TAFE institutions offer a broad range of vocational and professional certificate and diploma level courses for people who do not want to pursue the more academic study pathways. There are no ATAR or Year 12 requirements for TAFE entry, however, a minimum level of English is a basic requirement. Again, bridging and support courses are widely available for English.

Online study options are also widely available. You can undertake academic studies, vocational courses, a short recreational course or a full university degree either online or in a hybrid arrangement which is part online and part in-person. Online courses provide the perfect options for mature age learning for students who may still be at work full time, as the tutorial and assessment requirements are flexible and self-paced.

How Much Does it Cost as a Mature-Age Student?

There are two things to weigh up when it comes to the cost of further education — the cost of your course or degree versus the 'cost' of lost income if you have to reduce your work hours to accommodate your studies.

How much does an adult education course cost?
Going back to school can be costly - but the benefits in terms of increased career options may outweigh the cost in the long term | Source: Unsplash - Melissa Walker Horn

How much can I expect to pay?

Unfortunately, we cannot answer this question here as the cost of any further learning varies greatly across Australia and depends on the actual course. Be prepared, however, to fork out for administrative fees, material fees and subject fees.

To help pay your fees, or supplement your cost of living while you are unable to work full time, there are a few support options you may be eligible to tap into while you complete your studies. Depending on whether you meet the requirements, these may include:

  • HECS-HELP or FEE-HELP
  • Austudy
  • ABSTUDY
  • Youth Allowance.

Various scholarships and university bursaries as well as other student finance options may also be available. The Good Universities Guide is an excellent resource to find further information about government support and reliable comparisons between university courses for Australian students.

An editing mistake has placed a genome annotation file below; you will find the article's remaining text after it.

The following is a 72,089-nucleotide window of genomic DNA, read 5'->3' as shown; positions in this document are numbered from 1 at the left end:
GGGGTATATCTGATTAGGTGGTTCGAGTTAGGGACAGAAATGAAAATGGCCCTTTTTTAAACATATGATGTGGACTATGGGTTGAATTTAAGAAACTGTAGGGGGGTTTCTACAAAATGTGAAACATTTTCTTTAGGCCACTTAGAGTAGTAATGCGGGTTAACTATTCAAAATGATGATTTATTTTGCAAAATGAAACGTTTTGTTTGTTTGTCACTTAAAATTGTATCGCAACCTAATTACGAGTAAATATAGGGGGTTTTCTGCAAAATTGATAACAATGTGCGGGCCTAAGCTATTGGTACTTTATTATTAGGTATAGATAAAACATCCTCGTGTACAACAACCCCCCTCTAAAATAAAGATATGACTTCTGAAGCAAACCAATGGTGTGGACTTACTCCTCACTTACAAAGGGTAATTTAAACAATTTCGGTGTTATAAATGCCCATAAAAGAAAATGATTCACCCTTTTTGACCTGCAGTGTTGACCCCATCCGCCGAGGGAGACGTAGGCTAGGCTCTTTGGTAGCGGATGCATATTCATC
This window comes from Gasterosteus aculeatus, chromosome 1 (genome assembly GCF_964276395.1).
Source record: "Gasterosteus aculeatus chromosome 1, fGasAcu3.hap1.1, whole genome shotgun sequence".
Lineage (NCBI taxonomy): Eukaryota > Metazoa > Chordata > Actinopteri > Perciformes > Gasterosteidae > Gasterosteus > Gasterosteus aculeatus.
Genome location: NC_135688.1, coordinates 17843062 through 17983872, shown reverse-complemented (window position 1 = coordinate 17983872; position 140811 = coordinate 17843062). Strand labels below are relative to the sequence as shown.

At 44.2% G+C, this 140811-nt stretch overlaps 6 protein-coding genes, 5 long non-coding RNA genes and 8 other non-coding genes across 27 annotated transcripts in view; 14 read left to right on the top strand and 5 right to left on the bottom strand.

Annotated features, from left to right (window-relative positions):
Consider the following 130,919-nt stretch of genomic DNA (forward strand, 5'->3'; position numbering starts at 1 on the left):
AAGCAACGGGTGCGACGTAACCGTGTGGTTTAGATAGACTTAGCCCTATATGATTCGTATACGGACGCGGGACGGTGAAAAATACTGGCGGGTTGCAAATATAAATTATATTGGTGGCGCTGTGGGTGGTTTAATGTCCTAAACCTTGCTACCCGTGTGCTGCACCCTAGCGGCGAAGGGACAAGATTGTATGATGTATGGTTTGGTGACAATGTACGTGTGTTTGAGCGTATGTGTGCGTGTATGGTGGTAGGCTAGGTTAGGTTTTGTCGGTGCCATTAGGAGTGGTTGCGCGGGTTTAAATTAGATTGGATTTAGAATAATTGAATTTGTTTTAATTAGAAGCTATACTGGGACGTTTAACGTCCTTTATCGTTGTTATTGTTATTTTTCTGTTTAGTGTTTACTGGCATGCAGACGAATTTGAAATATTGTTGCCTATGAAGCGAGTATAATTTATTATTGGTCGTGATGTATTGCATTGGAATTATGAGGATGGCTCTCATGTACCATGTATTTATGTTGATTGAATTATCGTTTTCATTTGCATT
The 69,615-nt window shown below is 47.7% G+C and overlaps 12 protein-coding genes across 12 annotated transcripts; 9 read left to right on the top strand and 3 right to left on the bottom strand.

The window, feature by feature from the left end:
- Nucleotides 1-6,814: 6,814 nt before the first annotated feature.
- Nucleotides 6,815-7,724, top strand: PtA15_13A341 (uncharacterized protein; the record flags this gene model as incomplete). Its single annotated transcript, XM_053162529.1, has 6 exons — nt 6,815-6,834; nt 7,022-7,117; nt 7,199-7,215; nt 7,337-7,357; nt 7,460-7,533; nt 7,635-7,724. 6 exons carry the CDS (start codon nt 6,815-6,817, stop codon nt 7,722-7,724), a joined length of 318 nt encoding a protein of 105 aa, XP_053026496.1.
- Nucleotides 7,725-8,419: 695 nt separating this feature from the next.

It's important to thoroughly investigate any financial support you may be entitled to as a mature age student and also consider the possibility you may need to continue to work part time to supplement any support you do receive.

Get more information about mature age student study and adult education here.

How Do I Choose the Right Adult Education Course for Me?

Pursuing higher education and further study is a huge commitment, both of time and money, so you want to be sure you are choosing the right courses or training — helping you move up in your career, or that open up new career options.

How do I change my career?
It is not uncommon for people to experience burnout and want a whole new career path | Source: Pixabay - Philippe Ramakers

If you're looking to gain advanced skills in order to move up into promotion positions, your employer is the best person to ask when it comes to further study or training requirements.

However, if you are after a complete career change, you will need to do your research. A few avenues that may give you a better idea of whether this is the right path for you include:

  • skills appraisal — will help you work out where you can best use your current skills
  • former students — talk to past students who have either graduated or are completing the course you are interested in
  • internships — the best way to gain experience and learn on the job is through an internship
  • open days — universities and other higher education institutions and adult learning centres have regular open days throughout the year where prospective students can talk to teachers and current students
  • industry employees — find people who are currently working in the sector you're interested in and ask them about the roles and requirements of the job
  • compare course delivery methods — you may discover you are better suited to online learning than classroom-based sessions.

It's super important to ask lots of questions and to visit different education institutions. Remember — that certificate course or undergraduate bachelor degree might have the same title at different institutions, but the course content and the lecturers will not be the same. Do the legwork to find the one that is a good fit for you and your needs.

Finally, go into this fully armed with the information you need before you make your final choice. It's your future.

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Kellie

Kellie is an editor, a children's writer, blogger and a teacher. Any remaining time she has is spent on a dragon boat.